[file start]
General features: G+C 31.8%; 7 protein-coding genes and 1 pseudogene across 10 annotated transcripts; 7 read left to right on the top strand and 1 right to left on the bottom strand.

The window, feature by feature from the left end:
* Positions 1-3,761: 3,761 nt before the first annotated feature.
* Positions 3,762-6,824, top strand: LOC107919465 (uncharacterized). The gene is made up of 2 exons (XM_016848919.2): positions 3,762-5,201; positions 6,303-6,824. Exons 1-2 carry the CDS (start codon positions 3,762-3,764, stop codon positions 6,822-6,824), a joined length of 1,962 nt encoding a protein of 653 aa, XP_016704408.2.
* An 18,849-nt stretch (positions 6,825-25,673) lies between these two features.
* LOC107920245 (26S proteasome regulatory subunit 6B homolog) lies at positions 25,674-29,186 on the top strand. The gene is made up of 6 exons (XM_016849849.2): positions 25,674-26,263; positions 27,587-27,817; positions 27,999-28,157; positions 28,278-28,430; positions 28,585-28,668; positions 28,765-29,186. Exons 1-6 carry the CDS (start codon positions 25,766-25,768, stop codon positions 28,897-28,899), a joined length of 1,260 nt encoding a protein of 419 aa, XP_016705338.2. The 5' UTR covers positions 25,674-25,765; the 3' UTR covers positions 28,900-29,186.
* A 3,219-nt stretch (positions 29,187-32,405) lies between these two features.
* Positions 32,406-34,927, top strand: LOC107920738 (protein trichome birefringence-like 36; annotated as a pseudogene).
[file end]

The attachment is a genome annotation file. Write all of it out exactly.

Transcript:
General features: G+C 31.8%; 7 protein-coding genes and 1 pseudogene across 10 annotated transcripts; 7 read left to right on the top strand and 1 right to left on the bottom strand.

The window, feature by feature from the left end:
* Positions 1-3,761: 3,761 nt before the first annotated feature.
* Positions 3,762-6,824, top strand: LOC107919465 (uncharacterized). The gene is made up of 2 exons (XM_016848919.2): positions 3,762-5,201; positions 6,303-6,824. Exons 1-2 carry the CDS (start codon positions 3,762-3,764, stop codon positions 6,822-6,824), a joined length of 1,962 nt encoding a protein of 653 aa, XP_016704408.2.
* An 18,849-nt stretch (positions 6,825-25,673) lies between these two features.
* LOC107920245 (26S proteasome regulatory subunit 6B homolog) lies at positions 25,674-29,186 on the top strand. The gene is made up of 6 exons (XM_016849849.2): positions 25,674-26,263; positions 27,587-27,817; positions 27,999-28,157; positions 28,278-28,430; positions 28,585-28,668; positions 28,765-29,186. Exons 1-6 carry the CDS (start codon positions 25,766-25,768, stop codon positions 28,897-28,899), a joined length of 1,260 nt encoding a protein of 419 aa, XP_016705338.2. The 5' UTR covers positions 25,674-25,765; the 3' UTR covers positions 28,900-29,186.
* A 3,219-nt stretch (positions 29,187-32,405) lies between these two features.
* Positions 32,406-34,927, top strand: LOC107920738 (protein trichome birefringence-like 36; annotated as a pseudogene).